The vendor admitted to the sale of fentanyl and fentanyl analogues which he profited of using the dark web as a conduit for marketing, sales and anonymity.
BillyReport 12 Feb 2020 0
Mark C. Faulkner, a 36-year-old darkweb vendor from Richmond, Virginia has admitted guilt over trafficking drugs on dark web platforms and markets noticeably Alphabay.
The accused, Faulkner came to the attention of law enforcement for selling fentanyl analogues over the darkweb market. This generated particular interest due to the fact that the drug is extremely volatile and can be fatal when taken inappropriately and in an investigation launched into illegal drug sales by multiple law enforcement agencies over the dark web back in 2017, Faulkner’s identity was discovered.
Aliased as CHANG1927, Faulkner enjoyed success selling and marketing Fentanyl, Fentanyl analogues including Cyclopropyl fentanyl with the same chemical structures as Fentanyl, and Adderall on various market platforms.
He sold Adderall and fentanyl analogues, using the dark web for anonymity
A press statement given by law enforcement following the investigation read,
Marketplaces on the dark web, like AlphaBay, Dream, and Hansa, function as a place where a wide variety of illegal goods and services, including narcotics, firearms, child pornography, stolen credit card numbers, and counterfeit identity documents, can be bought and sold with greater anonymity than on the traditional internet.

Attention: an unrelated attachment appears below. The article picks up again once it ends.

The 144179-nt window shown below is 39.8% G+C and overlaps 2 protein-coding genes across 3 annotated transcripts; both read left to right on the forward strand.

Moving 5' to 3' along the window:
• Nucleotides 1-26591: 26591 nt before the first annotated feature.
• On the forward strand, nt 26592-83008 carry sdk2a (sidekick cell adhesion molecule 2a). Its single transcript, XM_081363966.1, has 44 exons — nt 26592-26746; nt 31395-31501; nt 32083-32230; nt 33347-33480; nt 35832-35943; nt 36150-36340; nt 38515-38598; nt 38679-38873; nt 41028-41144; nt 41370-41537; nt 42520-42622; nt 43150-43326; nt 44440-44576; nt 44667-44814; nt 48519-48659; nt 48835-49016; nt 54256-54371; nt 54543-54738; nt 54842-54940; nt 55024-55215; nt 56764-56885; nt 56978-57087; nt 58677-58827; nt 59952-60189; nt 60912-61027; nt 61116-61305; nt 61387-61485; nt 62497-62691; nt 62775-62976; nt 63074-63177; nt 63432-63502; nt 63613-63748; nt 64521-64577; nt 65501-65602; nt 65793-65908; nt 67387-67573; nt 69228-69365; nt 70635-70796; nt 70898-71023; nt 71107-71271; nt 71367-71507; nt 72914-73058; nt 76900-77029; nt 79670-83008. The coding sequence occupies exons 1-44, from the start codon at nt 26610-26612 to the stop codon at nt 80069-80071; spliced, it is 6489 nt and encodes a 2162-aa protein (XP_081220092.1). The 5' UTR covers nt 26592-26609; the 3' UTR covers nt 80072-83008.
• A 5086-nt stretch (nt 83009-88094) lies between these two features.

Their investigations also covered Bitcoin transactions where law enforcement agents posed as exchange firms who receive Bitcoin in exchange for actual cash, essentially trapping the vendors and investigating them following the transactions. They stated that they also made purchases from Chang1927 prior to his arrest.
Faulkner is set to receive sentencing on the 29th of April and is likely to face a mandatory maximum of 20 years in prison for the charge of Distribution of a Controlled Substance Analogue. It is important to note that this sentence might actually be lighter following the application of Federal Sentencing Guidelines from the judge presiding over the matter.